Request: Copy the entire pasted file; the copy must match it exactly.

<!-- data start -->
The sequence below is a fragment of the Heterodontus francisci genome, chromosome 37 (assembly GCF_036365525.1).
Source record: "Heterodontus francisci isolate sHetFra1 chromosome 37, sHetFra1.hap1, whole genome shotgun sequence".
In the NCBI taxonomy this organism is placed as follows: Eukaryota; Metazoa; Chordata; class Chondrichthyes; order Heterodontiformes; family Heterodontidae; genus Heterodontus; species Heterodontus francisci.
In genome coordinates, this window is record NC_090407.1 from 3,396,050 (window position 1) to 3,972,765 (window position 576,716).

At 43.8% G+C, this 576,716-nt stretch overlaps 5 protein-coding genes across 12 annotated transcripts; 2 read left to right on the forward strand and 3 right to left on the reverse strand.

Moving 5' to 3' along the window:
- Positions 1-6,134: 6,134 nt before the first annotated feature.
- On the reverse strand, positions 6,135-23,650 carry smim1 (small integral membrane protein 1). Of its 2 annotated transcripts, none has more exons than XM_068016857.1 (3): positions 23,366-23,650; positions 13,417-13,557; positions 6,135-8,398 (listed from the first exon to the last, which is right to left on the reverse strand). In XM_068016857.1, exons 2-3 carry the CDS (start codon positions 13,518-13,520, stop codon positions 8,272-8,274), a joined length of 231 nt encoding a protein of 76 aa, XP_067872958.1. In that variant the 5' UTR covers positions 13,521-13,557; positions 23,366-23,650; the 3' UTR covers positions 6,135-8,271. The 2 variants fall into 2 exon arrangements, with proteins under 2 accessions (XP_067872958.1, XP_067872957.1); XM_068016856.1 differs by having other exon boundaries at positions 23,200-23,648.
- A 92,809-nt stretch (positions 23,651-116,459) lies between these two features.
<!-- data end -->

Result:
The sequence below is a fragment of the Heterodontus francisci genome, chromosome 37 (assembly GCF_036365525.1).
Source record: "Heterodontus francisci isolate sHetFra1 chromosome 37, sHetFra1.hap1, whole genome shotgun sequence".
In the NCBI taxonomy this organism is placed as follows: Eukaryota; Metazoa; Chordata; class Chondrichthyes; order Heterodontiformes; family Heterodontidae; genus Heterodontus; species Heterodontus francisci.
In genome coordinates, this window is record NC_090407.1 from 3,396,050 (window position 1) to 3,972,765 (window position 576,716).

At 43.8% G+C, this 576,716-nt stretch overlaps 5 protein-coding genes across 12 annotated transcripts; 2 read left to right on the forward strand and 3 right to left on the reverse strand.

Moving 5' to 3' along the window:
- Positions 1-6,134: 6,134 nt before the first annotated feature.
- On the reverse strand, positions 6,135-23,650 carry smim1 (small integral membrane protein 1). Of its 2 annotated transcripts, none has more exons than XM_068016857.1 (3): positions 23,366-23,650; positions 13,417-13,557; positions 6,135-8,398 (listed from the first exon to the last, which is right to left on the reverse strand). In XM_068016857.1, exons 2-3 carry the CDS (start codon positions 13,518-13,520, stop codon positions 8,272-8,274), a joined length of 231 nt encoding a protein of 76 aa, XP_067872958.1. In that variant the 5' UTR covers positions 13,521-13,557; positions 23,366-23,650; the 3' UTR covers positions 6,135-8,271. The 2 variants fall into 2 exon arrangements, with proteins under 2 accessions (XP_067872958.1, XP_067872957.1); XM_068016856.1 differs by having other exon boundaries at positions 23,200-23,648.
- A 92,809-nt stretch (positions 23,651-116,459) lies between these two features.